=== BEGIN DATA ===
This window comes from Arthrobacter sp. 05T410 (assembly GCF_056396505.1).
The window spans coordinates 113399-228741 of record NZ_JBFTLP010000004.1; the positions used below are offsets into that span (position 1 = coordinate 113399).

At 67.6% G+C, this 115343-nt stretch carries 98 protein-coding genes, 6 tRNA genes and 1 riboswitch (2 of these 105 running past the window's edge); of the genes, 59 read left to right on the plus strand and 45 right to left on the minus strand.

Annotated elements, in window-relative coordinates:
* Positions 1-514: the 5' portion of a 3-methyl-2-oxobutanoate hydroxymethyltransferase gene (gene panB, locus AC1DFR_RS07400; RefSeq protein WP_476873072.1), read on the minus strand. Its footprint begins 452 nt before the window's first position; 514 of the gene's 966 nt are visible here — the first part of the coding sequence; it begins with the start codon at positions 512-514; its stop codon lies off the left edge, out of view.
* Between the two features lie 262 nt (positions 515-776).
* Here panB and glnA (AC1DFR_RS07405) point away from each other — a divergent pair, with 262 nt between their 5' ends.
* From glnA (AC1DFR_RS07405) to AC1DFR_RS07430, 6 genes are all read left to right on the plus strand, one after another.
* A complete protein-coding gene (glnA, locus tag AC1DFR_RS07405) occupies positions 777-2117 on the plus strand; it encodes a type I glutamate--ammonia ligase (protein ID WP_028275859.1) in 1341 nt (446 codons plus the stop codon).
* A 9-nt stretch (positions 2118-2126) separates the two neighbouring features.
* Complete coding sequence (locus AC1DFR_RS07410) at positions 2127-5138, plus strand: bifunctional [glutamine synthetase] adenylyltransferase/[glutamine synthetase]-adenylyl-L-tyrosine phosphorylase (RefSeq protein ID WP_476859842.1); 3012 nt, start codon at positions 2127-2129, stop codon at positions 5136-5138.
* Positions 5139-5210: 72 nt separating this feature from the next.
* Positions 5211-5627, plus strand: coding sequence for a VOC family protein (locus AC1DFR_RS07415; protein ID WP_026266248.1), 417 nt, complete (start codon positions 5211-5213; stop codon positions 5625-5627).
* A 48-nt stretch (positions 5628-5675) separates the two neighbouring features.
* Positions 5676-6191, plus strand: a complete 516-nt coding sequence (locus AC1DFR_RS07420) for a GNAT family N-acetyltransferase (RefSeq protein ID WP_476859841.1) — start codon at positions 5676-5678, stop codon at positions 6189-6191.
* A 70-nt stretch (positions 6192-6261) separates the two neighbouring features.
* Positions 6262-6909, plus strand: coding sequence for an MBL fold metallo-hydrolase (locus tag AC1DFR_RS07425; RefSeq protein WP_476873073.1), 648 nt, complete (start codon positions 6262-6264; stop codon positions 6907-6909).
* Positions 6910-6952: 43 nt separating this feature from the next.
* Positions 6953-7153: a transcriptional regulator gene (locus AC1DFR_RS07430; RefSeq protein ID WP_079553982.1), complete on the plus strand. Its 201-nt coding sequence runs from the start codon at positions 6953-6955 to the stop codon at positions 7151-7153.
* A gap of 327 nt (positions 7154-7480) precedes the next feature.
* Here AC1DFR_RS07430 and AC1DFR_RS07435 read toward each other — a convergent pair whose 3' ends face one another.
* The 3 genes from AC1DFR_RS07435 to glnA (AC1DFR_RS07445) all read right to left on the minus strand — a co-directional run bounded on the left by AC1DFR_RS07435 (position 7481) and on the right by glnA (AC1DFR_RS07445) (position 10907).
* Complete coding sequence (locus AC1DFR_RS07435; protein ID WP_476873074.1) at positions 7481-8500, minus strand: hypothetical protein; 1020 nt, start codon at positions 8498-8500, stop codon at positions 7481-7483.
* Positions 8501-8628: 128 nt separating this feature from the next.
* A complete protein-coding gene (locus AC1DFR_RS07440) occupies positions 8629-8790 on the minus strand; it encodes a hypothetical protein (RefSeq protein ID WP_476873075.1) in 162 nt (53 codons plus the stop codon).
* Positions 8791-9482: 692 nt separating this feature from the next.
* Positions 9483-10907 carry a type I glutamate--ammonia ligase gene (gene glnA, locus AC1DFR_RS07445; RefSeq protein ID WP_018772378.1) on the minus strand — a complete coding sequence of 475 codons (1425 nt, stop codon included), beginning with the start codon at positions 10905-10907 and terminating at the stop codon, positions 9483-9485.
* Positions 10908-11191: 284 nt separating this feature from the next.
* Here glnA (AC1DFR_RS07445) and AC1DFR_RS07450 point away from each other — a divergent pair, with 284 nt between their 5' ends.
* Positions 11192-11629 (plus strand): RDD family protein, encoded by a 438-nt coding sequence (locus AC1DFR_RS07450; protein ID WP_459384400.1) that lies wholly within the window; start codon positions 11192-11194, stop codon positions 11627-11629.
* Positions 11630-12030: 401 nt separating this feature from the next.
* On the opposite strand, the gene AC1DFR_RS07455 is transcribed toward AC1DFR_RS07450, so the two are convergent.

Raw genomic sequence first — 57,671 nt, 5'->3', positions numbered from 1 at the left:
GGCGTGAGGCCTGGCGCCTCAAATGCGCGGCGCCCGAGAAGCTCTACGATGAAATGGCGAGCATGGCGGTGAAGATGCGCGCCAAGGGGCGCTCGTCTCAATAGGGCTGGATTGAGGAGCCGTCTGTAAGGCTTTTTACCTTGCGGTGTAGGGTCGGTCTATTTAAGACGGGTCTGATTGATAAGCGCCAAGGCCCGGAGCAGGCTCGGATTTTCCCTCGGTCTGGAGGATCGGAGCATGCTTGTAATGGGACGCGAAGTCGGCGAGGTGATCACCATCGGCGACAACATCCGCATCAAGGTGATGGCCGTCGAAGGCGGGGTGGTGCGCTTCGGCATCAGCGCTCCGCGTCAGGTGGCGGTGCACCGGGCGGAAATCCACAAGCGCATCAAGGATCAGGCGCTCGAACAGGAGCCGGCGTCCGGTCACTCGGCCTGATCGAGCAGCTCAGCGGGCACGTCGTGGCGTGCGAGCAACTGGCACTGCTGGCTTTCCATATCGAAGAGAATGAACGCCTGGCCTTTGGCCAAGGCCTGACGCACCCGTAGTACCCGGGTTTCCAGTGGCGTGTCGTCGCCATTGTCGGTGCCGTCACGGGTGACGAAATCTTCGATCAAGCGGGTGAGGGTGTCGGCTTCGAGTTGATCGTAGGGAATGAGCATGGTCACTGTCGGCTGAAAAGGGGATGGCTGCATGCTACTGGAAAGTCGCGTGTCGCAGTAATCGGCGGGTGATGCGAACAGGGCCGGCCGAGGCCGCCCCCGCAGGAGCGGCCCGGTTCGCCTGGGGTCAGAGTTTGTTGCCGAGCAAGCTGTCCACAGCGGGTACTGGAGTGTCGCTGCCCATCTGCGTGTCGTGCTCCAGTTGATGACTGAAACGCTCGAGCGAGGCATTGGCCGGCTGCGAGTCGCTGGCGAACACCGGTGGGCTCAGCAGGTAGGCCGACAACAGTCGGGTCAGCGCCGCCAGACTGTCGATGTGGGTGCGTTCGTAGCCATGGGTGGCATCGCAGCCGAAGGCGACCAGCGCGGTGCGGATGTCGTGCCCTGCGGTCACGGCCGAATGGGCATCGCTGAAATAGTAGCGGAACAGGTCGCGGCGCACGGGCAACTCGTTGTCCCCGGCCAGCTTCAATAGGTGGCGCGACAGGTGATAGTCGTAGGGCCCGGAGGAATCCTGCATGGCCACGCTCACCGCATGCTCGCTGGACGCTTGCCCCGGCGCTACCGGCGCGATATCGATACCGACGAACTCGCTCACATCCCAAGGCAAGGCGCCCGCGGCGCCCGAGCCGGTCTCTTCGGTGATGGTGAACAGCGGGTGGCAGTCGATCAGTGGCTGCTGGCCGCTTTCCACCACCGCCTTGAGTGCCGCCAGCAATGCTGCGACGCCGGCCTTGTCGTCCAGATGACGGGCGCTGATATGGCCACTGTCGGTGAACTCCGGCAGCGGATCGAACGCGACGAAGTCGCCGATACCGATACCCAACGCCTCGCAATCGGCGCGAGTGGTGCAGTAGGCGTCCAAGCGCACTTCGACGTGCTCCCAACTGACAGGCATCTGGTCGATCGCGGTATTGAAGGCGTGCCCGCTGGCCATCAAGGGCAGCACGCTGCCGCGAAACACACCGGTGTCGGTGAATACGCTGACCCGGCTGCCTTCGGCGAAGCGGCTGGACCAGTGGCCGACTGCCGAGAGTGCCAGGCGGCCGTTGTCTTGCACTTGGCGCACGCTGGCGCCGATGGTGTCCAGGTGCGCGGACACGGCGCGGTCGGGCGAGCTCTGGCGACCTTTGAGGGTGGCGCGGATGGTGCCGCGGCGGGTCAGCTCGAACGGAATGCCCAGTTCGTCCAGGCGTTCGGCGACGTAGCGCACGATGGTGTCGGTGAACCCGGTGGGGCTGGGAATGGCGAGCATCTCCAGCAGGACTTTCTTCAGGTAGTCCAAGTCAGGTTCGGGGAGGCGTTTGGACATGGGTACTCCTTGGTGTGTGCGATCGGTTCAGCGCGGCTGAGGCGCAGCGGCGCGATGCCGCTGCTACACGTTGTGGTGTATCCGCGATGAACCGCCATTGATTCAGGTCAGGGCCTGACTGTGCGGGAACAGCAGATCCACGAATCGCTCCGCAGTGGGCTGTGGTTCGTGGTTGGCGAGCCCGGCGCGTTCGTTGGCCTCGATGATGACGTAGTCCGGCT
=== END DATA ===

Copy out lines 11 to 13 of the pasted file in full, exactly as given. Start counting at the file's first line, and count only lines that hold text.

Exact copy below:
* Complete coding sequence (locus AC1DFR_RS07410) at positions 2127-5138, plus strand: bifunctional [glutamine synthetase] adenylyltransferase/[glutamine synthetase]-adenylyl-L-tyrosine phosphorylase (RefSeq protein ID WP_476859842.1); 3012 nt, start codon at positions 2127-2129, stop codon at positions 5136-5138.
* Positions 5139-5210: 72 nt separating this feature from the next.
* Positions 5211-5627, plus strand: coding sequence for a VOC family protein (locus AC1DFR_RS07415; protein ID WP_026266248.1), 417 nt, complete (start codon positions 5211-5213; stop codon positions 5625-5627).